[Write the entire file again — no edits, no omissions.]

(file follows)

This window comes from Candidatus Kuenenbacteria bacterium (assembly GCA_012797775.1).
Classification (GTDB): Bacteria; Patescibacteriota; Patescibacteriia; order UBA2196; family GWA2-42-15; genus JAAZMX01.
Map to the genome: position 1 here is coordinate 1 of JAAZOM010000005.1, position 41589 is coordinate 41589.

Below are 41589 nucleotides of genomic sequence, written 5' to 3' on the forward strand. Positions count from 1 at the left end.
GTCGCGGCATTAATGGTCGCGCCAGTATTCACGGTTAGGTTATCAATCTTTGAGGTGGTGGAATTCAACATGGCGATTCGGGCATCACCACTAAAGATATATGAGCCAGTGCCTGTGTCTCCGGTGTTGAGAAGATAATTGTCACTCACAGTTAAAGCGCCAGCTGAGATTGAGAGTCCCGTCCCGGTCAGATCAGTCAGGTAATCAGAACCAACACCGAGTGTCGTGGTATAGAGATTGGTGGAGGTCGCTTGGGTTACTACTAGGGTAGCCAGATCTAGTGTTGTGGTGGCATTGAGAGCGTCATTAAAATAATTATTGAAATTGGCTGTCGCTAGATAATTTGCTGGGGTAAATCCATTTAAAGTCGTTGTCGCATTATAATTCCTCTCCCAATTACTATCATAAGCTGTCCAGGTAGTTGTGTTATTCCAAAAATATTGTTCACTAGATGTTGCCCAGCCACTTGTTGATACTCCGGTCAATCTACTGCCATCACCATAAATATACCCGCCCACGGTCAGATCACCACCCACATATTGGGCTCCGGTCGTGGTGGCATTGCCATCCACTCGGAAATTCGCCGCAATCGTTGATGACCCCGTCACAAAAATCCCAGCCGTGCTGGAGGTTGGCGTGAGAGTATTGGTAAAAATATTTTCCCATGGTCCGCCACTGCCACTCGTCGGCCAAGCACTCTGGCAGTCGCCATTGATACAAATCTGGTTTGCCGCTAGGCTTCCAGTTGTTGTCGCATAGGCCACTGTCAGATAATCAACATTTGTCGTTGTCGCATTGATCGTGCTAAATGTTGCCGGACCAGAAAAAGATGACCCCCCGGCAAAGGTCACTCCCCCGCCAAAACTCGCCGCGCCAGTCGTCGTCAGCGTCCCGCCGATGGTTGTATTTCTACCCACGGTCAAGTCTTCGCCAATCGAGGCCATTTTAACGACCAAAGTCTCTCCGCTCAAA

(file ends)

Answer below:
This window comes from Candidatus Kuenenbacteria bacterium (assembly GCA_012797775.1).
Classification (GTDB): Bacteria; Patescibacteriota; Patescibacteriia; order UBA2196; family GWA2-42-15; genus JAAZMX01.
Map to the genome: position 1 here is coordinate 1 of JAAZOM010000005.1, position 41589 is coordinate 41589.

Below are 41589 nucleotides of genomic sequence, written 5' to 3' on the forward strand. Positions count from 1 at the left end.
GTCGCGGCATTAATGGTCGCGCCAGTATTCACGGTTAGGTTATCAATCTTTGAGGTGGTGGAATTCAACATGGCGATTCGGGCATCACCACTAAAGATATATGAGCCAGTGCCTGTGTCTCCGGTGTTGAGAAGATAATTGTCACTCACAGTTAAAGCGCCAGCTGAGATTGAGAGTCCCGTCCCGGTCAGATCAGTCAGGTAATCAGAACCAACACCGAGTGTCGTGGTATAGAGATTGGTGGAGGTCGCTTGGGTTACTACTAGGGTAGCCAGATCTAGTGTTGTGGTGGCATTGAGAGCGTCATTAAAATAATTATTGAAATTGGCTGTCGCTAGATAATTTGCTGGGGTAAATCCATTTAAAGTCGTTGTCGCATTATAATTCCTCTCCCAATTACTATCATAAGCTGTCCAGGTAGTTGTGTTATTCCAAAAATATTGTTCACTAGATGTTGCCCAGCCACTTGTTGATACTCCGGTCAATCTACTGCCATCACCATAAATATACCCGCCCACGGTCAGATCACCACCCACATATTGGGCTCCGGTCGTGGTGGCATTGCCATCCACTCGGAAATTCGCCGCAATCGTTGATGACCCCGTCACAAAAATCCCAGCCGTGCTGGAGGTTGGCGTGAGAGTATTGGTAAAAATATTTTCCCATGGTCCGCCACTGCCACTCGTCGGCCAAGCACTCTGGCAGTCGCCATTGATACAAATCTGGTTTGCCGCTAGGCTTCCAGTTGTTGTCGCATAGGCCACTGTCAGATAATCAACATTTGTCGTTGTCGCATTGATCGTGCTAAATGTTGCCGGACCAGAAAAAGATGACCCCCCGGCAAAGGTCACTCCCCCGCCAAAACTCGCCGCGCCAGTCGTCGTCAGCGTCCCGCCGATGGTTGTATTTCTACCCACGGTCAAGTCTTCGCCAATCGAGGCCATTTTAACGACCAAAGTCTCTCCGCTCAAA